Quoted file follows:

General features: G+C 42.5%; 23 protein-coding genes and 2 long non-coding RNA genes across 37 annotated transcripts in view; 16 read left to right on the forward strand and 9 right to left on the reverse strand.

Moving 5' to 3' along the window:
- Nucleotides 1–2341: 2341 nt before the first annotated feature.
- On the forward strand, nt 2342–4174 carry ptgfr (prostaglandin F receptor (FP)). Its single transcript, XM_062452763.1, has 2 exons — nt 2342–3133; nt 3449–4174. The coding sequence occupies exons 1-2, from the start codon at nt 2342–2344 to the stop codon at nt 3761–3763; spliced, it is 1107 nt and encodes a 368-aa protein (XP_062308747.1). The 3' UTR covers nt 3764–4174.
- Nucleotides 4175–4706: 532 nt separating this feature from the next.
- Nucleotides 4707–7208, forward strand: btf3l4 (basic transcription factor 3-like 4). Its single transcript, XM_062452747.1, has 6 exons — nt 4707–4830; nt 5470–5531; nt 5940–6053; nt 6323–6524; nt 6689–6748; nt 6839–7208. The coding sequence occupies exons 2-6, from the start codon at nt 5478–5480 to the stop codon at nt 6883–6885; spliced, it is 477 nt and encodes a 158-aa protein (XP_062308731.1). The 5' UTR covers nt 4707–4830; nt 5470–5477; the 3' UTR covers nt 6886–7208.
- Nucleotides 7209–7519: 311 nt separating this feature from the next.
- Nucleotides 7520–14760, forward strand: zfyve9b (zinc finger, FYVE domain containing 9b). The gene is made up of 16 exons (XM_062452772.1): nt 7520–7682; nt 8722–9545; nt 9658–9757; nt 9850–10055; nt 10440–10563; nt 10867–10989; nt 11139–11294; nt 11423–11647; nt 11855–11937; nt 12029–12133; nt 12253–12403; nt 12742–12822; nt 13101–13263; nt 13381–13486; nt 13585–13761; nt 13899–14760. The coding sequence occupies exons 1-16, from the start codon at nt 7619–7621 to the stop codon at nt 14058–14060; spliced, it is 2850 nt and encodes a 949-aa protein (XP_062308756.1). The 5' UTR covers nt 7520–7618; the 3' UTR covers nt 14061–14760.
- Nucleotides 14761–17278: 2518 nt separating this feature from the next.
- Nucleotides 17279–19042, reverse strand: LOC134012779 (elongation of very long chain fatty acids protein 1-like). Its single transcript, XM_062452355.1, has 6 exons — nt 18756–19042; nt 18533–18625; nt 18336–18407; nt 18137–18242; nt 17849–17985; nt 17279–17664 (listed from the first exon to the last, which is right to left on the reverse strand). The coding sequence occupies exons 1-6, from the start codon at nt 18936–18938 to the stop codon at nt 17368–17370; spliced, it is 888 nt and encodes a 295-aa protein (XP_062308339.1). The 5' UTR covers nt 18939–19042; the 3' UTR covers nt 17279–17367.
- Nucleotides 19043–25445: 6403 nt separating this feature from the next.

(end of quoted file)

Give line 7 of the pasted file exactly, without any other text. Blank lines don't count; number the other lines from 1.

- Nucleotides 7209–7519: 311 nt separating this feature from the next.